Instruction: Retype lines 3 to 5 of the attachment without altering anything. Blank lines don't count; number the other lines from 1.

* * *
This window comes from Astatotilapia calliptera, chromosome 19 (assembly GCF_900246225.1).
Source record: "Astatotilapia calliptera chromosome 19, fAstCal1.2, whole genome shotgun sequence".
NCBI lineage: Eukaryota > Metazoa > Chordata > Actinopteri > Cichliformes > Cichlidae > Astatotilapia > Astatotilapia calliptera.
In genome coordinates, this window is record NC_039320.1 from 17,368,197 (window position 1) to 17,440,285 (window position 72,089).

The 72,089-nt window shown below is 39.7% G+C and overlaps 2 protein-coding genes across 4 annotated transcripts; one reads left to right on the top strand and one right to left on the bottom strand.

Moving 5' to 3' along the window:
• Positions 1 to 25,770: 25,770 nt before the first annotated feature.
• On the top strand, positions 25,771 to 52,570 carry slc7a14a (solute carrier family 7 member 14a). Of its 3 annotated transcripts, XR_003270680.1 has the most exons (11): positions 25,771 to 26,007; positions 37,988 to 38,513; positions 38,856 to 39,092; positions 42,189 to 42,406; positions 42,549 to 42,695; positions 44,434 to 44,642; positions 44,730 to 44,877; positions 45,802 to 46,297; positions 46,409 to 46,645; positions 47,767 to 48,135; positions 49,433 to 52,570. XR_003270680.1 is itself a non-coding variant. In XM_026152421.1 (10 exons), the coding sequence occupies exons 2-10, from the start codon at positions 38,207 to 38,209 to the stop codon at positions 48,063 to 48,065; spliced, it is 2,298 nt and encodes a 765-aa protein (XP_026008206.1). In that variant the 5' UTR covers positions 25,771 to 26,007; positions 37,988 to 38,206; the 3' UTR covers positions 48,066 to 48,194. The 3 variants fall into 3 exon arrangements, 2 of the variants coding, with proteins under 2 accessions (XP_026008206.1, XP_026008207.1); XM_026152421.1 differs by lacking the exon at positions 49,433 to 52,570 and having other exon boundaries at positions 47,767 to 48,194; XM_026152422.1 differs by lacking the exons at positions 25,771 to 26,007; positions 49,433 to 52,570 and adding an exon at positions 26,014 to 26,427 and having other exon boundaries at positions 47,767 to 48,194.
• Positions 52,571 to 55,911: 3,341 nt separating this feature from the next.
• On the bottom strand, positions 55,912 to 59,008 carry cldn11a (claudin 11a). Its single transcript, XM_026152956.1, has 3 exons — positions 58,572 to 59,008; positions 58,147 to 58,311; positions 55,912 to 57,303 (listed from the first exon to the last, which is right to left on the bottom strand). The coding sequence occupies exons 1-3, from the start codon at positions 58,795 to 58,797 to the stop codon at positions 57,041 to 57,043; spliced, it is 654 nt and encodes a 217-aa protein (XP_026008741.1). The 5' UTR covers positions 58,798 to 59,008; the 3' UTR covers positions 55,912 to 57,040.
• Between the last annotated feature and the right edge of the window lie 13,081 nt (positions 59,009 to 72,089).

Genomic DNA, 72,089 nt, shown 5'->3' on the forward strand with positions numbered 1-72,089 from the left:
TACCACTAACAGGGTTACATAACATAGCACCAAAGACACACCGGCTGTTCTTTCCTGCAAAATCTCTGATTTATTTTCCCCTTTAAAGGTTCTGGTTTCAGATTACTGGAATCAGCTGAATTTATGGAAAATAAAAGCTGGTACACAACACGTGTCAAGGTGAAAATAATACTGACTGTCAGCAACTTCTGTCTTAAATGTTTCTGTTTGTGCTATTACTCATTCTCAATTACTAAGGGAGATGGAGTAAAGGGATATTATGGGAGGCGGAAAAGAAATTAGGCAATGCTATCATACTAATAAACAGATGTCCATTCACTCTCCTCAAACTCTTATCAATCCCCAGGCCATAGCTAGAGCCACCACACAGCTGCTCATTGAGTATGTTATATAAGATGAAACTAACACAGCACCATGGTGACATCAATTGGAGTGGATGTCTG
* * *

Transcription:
NCBI lineage: Eukaryota > Metazoa > Chordata > Actinopteri > Cichliformes > Cichlidae > Astatotilapia > Astatotilapia calliptera.
In genome coordinates, this window is record NC_039320.1 from 17,368,197 (window position 1) to 17,440,285 (window position 72,089).

The 72,089-nt window shown below is 39.7% G+C and overlaps 2 protein-coding genes across 4 annotated transcripts; one reads left to right on the top strand and one right to left on the bottom strand.